With Hamilton managing to sufficiently break away from Vettel after the safety car, the top three were covered by around two seconds as those on the hypersoft looked to preserve their tyres for as long as possible.
After the leaders had developed enough of a gap to the ultrasoft runners (led by Alonso in ninth), Vettel was the first man to get rid of the hypersoft tyres for a set of ultrasofts.
He initially managed to return to the track in clear air, but he quickly caught up to Perez, who was extending his opening stint on the hypersofts. The delay for Vettel allowed Hamilton to pit for soft tyres pressure-free.
It was a full lap before Vettel could clear Perez, which allowed Verstappen to make his pit stop, rejoin side-by-side with the Ferrari, take the inside line into turn three and marginally take the place from Vettel.
To make matters worse, Vettel was already reporting to his team that he didn’t believe the ultrasoft tyres could make it to the end of the race.
Almost in response to that information, Ferrari gave Raikkonen a set of soft tyres when the Finn pitted almost ten laps later than Vettel.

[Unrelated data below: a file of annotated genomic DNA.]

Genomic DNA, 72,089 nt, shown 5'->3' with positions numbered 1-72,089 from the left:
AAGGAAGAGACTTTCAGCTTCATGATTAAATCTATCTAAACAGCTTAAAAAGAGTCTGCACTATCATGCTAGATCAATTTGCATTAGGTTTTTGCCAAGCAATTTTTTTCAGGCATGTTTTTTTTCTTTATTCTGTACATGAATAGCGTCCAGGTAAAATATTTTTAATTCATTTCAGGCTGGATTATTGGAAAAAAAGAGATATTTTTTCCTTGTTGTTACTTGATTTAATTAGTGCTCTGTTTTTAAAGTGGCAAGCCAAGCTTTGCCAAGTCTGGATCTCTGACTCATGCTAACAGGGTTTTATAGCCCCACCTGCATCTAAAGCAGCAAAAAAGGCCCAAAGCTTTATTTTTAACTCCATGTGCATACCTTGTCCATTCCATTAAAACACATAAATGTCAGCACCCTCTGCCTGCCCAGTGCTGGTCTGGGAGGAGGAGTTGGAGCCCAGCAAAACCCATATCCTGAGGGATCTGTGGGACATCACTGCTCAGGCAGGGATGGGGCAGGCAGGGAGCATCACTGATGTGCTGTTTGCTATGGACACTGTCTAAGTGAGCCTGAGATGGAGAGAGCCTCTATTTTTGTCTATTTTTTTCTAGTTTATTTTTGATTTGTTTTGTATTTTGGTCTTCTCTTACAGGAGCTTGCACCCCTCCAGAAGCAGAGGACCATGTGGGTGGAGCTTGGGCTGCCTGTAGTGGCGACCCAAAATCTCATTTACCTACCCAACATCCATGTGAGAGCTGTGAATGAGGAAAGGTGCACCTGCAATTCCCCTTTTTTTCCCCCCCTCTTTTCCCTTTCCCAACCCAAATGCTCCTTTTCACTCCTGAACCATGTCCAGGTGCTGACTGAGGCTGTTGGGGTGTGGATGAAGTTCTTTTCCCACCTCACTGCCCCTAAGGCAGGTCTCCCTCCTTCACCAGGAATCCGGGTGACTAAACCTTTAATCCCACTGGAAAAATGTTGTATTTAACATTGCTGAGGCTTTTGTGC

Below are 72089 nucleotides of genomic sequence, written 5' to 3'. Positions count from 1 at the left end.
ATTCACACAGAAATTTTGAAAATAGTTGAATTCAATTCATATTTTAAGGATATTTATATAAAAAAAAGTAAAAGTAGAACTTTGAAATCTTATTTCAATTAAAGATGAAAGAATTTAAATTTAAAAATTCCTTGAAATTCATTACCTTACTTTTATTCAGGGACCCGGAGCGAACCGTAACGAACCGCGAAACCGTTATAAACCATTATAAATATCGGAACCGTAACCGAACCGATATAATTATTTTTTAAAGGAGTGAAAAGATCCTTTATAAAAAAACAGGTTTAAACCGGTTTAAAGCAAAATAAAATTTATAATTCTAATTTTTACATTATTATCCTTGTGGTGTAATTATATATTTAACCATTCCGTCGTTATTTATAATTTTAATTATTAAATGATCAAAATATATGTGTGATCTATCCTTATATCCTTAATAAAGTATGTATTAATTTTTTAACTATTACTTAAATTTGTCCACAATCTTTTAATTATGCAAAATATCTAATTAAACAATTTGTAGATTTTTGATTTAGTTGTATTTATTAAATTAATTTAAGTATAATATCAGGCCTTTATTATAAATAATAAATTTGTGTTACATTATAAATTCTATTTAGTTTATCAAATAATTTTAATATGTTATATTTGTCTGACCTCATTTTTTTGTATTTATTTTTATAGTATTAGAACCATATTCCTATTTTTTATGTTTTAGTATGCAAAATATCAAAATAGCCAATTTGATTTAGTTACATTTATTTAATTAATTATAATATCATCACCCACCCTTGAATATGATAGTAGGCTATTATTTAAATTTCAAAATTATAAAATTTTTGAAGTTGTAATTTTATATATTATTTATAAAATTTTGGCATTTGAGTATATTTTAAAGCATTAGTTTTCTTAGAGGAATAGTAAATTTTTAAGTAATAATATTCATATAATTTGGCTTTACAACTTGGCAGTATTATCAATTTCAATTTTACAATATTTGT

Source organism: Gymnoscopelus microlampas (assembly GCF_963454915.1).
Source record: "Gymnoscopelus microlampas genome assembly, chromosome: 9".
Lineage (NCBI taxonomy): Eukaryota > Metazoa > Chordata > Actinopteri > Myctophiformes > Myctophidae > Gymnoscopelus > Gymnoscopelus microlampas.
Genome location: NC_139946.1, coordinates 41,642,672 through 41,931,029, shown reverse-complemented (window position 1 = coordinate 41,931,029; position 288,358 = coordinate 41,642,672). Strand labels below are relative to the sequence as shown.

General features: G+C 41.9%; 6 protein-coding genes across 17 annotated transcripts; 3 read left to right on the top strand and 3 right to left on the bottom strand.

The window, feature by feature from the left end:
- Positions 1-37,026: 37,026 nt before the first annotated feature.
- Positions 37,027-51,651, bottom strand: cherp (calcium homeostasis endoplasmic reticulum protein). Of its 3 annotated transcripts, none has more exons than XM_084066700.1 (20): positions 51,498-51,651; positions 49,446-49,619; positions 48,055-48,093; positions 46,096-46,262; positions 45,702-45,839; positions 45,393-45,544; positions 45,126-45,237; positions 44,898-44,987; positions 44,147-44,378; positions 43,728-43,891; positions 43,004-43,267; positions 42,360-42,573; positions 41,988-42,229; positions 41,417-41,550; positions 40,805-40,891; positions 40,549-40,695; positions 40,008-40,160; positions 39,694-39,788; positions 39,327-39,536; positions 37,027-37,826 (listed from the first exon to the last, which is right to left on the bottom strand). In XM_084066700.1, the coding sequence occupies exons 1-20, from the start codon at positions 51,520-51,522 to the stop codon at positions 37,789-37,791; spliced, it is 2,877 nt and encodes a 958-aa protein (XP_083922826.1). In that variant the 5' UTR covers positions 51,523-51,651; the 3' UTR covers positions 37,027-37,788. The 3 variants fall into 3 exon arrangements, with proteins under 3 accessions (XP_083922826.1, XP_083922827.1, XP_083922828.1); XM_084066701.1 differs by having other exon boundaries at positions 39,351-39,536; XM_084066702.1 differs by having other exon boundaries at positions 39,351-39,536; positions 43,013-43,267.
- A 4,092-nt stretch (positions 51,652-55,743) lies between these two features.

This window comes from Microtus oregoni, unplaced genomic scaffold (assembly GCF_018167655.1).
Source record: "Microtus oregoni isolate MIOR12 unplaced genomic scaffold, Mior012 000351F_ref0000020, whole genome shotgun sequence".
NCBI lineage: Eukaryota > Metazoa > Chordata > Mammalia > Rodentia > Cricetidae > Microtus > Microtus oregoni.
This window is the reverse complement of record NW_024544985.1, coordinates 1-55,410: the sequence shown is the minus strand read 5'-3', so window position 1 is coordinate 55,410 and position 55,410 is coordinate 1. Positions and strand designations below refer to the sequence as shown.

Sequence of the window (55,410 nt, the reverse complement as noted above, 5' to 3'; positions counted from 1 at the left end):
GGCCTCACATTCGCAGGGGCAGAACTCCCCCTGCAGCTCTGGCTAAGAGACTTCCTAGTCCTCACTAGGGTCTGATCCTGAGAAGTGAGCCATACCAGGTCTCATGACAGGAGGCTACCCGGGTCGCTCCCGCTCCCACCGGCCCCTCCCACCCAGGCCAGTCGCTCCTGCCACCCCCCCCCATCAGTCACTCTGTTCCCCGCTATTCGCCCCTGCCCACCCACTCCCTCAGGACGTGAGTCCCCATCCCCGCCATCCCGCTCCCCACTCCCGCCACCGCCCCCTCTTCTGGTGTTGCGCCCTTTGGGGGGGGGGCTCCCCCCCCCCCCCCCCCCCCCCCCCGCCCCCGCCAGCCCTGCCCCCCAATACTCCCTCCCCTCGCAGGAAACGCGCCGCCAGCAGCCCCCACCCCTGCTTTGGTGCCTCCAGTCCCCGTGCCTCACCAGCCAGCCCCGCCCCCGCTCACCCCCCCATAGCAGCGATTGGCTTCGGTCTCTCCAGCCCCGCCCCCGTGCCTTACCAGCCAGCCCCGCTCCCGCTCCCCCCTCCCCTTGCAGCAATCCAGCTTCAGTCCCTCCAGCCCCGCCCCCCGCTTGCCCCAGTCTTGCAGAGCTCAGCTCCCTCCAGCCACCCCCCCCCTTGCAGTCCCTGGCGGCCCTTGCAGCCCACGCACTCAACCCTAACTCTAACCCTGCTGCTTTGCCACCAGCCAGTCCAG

Meanwhile, Red Bull further extended Ricciardo’s hypersoft stint and kept him on track until the end of lap 27, putting him on the ultrasoft tyres, hoping that they could get the Australian to the end of the race on an aggressive one-stop strategy.
Further down the order, the midfielders who started on the hypersoft tyres were being hampered by Sirotkin. After making their stops, the likes of Perez, Hulkenberg and Grosjean were being held up by the Williams, which had already pitted for soft tyres during the early safety car phase. This was allowing the drivers who started on the ultrasoft tyre an opportunity to stay out and gain track position.